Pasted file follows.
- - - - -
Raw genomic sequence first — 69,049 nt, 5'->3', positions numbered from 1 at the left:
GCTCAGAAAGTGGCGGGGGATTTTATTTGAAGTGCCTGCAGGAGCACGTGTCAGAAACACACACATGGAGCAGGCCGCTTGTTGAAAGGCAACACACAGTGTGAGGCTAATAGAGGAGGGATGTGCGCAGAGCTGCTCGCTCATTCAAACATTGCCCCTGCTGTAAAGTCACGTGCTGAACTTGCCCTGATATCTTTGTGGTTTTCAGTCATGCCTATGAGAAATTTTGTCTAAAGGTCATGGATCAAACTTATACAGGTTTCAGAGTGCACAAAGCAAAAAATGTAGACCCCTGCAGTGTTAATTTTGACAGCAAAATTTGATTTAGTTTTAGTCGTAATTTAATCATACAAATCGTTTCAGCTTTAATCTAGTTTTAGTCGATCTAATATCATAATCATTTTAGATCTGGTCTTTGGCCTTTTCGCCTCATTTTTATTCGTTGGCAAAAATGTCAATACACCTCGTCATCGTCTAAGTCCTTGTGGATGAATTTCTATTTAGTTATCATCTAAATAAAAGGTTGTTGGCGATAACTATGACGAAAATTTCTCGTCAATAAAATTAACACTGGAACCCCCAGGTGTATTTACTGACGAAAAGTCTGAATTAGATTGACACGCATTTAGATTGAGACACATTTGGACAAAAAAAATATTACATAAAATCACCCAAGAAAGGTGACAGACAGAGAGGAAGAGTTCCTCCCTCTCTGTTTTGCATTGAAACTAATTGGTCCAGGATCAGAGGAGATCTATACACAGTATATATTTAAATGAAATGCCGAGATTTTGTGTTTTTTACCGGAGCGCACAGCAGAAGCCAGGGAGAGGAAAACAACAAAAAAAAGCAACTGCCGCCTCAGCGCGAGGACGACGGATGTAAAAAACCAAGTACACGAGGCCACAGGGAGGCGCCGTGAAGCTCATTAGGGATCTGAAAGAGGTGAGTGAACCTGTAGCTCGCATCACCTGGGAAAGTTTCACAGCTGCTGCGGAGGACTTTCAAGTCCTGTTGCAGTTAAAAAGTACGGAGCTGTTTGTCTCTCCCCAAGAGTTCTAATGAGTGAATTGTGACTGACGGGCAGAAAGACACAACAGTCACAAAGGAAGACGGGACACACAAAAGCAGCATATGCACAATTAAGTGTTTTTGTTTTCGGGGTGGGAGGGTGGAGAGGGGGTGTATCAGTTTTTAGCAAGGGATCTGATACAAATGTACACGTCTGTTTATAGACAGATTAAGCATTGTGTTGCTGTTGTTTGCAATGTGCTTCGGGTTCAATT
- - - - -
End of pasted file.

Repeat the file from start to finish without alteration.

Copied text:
Raw genomic sequence first — 69,049 nt, 5'->3', positions numbered from 1 at the left:
GCTCAGAAAGTGGCGGGGGATTTTATTTGAAGTGCCTGCAGGAGCACGTGTCAGAAACACACACATGGAGCAGGCCGCTTGTTGAAAGGCAACACACAGTGTGAGGCTAATAGAGGAGGGATGTGCGCAGAGCTGCTCGCTCATTCAAACATTGCCCCTGCTGTAAAGTCACGTGCTGAACTTGCCCTGATATCTTTGTGGTTTTCAGTCATGCCTATGAGAAATTTTGTCTAAAGGTCATGGATCAAACTTATACAGGTTTCAGAGTGCACAAAGCAAAAAATGTAGACCCCTGCAGTGTTAATTTTGACAGCAAAATTTGATTTAGTTTTAGTCGTAATTTAATCATACAAATCGTTTCAGCTTTAATCTAGTTTTAGTCGATCTAATATCATAATCATTTTAGATCTGGTCTTTGGCCTTTTCGCCTCATTTTTATTCGTTGGCAAAAATGTCAATACACCTCGTCATCGTCTAAGTCCTTGTGGATGAATTTCTATTTAGTTATCATCTAAATAAAAGGTTGTTGGCGATAACTATGACGAAAATTTCTCGTCAATAAAATTAACACTGGAACCCCCAGGTGTATTTACTGACGAAAAGTCTGAATTAGATTGACACGCATTTAGATTGAGACACATTTGGACAAAAAAAATATTACATAAAATCACCCAAGAAAGGTGACAGACAGAGAGGAAGAGTTCCTCCCTCTCTGTTTTGCATTGAAACTAATTGGTCCAGGATCAGAGGAGATCTATACACAGTATATATTTAAATGAAATGCCGAGATTTTGTGTTTTTTACCGGAGCGCACAGCAGAAGCCAGGGAGAGGAAAACAACAAAAAAAAGCAACTGCCGCCTCAGCGCGAGGACGACGGATGTAAAAAACCAAGTACACGAGGCCACAGGGAGGCGCCGTGAAGCTCATTAGGGATCTGAAAGAGGTGAGTGAACCTGTAGCTCGCATCACCTGGGAAAGTTTCACAGCTGCTGCGGAGGACTTTCAAGTCCTGTTGCAGTTAAAAAGTACGGAGCTGTTTGTCTCTCCCCAAGAGTTCTAATGAGTGAATTGTGACTGACGGGCAGAAAGACACAACAGTCACAAAGGAAGACGGGACACACAAAAGCAGCATATGCACAATTAAGTGTTTTTGTTTTCGGGGTGGGAGGGTGGAGAGGGGGTGTATCAGTTTTTAGCAAGGGATCTGATACAAATGTACACGTCTGTTTATAGACAGATTAAGCATTGTGTTGCTGTTGTTTGCAATGTGCTTCGGGTTCAATT